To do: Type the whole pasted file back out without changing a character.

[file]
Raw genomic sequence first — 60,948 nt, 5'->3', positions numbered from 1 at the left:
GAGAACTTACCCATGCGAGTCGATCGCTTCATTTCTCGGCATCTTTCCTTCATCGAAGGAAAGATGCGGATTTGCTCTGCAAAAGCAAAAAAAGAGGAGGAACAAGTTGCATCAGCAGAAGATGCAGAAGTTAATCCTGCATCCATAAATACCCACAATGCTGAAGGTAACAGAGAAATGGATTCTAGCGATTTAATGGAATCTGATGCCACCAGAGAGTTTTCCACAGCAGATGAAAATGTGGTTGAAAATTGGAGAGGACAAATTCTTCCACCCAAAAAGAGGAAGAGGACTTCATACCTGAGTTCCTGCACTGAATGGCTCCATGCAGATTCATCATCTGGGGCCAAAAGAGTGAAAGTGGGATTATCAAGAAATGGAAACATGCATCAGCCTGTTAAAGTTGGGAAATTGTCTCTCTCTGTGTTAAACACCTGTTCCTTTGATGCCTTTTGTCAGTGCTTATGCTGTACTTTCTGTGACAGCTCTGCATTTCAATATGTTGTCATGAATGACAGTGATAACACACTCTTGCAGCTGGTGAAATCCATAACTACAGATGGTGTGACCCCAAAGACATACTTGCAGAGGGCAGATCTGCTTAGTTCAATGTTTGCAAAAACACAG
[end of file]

Raw genomic sequence first — 60,948 nt, 5'->3', positions numbered from 1 at the left:
GAGAACTTACCCATGCGAGTCGATCGCTTCATTTCTCGGCATCTTTCCTTCATCGAAGGAAAGATGCGGATTTGCTCTGCAAAAGCAAAAAAAGAGGAGGAACAAGTTGCATCAGCAGAAGATGCAGAAGTTAATCCTGCATCCATAAATACCCACAATGCTGAAGGTAACAGAGAAATGGATTCTAGCGATTTAATGGAATCTGATGCCACCAGAGAGTTTTCCACAGCAGATGAAAATGTGGTTGAAAATTGGAGAGGACAAATTCTTCCACCCAAAAAGAGGAAGAGGACTTCATACCTGAGTTCCTGCACTGAATGGCTCCATGCAGATTCATCATCTGGGGCCAAAAGAGTGAAAGTGGGATTATCAAGAAATGGAAACATGCATCAGCCTGTTAAAGTTGGGAAATTGTCTCTCTCTGTGTTAAACACCTGTTCCTTTGATGCCTTTTGTCAGTGCTTATGCTGTACTTTCTGTGACAGCTCTGCATTTCAATATGTTGTCATGAATGACAGTGATAACACACTCTTGCAGCTGGTGAAATCCATAACTACAGATGGTGTGACCCCAAAGACATACTTGCAGAGGGCAGATCTGCTTAGTTCAATGTTTGCAAAAACACAG